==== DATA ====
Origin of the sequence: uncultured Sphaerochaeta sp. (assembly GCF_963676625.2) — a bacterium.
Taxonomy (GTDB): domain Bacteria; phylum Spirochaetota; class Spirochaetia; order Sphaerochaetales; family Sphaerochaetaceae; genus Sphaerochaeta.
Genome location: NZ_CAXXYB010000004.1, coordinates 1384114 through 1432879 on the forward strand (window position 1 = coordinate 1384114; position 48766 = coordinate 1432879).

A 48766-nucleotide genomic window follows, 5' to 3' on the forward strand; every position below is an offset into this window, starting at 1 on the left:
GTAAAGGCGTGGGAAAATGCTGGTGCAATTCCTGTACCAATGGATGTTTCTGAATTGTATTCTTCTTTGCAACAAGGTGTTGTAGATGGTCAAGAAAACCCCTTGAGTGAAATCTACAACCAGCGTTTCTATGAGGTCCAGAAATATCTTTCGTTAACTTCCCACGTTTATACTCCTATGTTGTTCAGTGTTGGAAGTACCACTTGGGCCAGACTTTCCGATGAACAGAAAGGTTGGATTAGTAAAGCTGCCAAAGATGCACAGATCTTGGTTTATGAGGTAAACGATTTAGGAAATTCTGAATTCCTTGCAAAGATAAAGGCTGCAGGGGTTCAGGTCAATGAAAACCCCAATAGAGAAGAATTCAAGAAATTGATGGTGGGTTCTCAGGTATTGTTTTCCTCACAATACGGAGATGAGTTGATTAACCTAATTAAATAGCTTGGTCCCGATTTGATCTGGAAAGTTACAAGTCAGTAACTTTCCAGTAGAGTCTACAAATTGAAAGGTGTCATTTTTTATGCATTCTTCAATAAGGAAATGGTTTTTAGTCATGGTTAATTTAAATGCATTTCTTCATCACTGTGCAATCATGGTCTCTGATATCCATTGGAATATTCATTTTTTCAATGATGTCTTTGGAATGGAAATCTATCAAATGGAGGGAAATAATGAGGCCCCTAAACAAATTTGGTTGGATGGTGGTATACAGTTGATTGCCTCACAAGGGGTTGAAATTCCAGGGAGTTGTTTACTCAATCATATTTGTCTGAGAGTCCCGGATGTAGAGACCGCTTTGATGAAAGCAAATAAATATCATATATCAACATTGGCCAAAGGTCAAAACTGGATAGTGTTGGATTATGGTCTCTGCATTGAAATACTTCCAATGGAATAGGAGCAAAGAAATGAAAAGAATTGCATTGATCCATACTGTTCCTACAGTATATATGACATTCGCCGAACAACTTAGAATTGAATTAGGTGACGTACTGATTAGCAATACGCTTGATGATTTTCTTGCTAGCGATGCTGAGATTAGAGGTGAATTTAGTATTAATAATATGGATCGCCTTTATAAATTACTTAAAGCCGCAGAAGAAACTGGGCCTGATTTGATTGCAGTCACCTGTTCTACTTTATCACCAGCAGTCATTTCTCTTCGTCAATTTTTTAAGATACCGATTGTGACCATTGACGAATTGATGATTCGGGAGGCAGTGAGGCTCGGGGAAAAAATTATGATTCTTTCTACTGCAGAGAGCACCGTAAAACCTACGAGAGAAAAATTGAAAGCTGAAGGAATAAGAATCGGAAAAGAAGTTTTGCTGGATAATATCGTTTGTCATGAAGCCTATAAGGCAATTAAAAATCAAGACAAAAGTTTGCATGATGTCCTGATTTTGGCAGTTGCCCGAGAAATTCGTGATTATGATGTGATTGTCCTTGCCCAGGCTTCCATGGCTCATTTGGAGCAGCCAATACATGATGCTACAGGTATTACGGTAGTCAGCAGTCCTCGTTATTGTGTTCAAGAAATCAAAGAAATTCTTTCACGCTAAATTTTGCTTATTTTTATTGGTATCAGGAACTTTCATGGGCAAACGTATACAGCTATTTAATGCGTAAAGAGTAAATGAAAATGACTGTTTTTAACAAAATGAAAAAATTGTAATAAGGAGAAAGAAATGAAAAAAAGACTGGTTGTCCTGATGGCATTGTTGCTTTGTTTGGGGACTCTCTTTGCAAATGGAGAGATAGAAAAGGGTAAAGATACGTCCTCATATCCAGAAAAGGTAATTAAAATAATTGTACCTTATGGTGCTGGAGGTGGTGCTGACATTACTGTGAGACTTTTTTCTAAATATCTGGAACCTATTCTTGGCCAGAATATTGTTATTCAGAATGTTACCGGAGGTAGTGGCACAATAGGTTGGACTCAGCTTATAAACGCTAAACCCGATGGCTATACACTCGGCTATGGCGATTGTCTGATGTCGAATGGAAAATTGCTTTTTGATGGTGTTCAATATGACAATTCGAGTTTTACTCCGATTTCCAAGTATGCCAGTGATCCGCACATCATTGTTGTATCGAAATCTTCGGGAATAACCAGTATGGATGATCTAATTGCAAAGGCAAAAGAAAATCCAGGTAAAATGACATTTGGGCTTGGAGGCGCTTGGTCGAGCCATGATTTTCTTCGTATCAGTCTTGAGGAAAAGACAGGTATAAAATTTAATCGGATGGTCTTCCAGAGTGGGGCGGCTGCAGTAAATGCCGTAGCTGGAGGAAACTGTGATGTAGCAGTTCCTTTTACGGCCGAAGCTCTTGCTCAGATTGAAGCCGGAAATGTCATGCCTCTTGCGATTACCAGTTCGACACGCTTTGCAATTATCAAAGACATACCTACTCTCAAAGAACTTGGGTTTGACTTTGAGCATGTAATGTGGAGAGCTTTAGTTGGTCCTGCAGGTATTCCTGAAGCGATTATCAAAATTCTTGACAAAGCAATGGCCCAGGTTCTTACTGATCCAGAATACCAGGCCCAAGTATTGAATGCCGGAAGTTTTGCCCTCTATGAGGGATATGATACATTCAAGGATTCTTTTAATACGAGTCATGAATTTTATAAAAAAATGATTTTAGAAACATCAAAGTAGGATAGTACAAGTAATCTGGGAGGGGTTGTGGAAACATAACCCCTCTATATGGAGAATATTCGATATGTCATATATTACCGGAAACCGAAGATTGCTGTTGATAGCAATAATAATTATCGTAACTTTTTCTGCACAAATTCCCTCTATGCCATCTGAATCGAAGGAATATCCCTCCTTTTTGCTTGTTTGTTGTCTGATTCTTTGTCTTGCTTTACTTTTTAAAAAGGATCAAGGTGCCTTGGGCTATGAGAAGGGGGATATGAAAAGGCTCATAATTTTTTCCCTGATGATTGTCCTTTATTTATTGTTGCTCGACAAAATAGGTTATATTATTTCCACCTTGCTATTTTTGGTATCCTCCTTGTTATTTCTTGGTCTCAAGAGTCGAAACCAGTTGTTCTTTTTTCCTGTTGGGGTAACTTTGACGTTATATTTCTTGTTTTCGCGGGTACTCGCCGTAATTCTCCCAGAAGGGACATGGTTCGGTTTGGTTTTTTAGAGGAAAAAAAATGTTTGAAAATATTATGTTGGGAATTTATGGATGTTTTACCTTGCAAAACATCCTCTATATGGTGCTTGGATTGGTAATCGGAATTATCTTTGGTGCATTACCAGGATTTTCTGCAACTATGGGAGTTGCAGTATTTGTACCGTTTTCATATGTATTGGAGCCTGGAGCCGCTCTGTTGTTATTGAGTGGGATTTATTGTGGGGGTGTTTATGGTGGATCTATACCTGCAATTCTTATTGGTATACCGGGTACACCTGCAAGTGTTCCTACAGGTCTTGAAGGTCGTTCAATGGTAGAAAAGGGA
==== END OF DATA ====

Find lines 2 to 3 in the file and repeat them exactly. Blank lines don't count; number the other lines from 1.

Taxonomy (GTDB): domain Bacteria; phylum Spirochaetota; class Spirochaetia; order Sphaerochaetales; family Sphaerochaetaceae; genus Sphaerochaeta.
Genome location: NZ_CAXXYB010000004.1, coordinates 1384114 through 1432879 on the forward strand (window position 1 = coordinate 1384114; position 48766 = coordinate 1432879).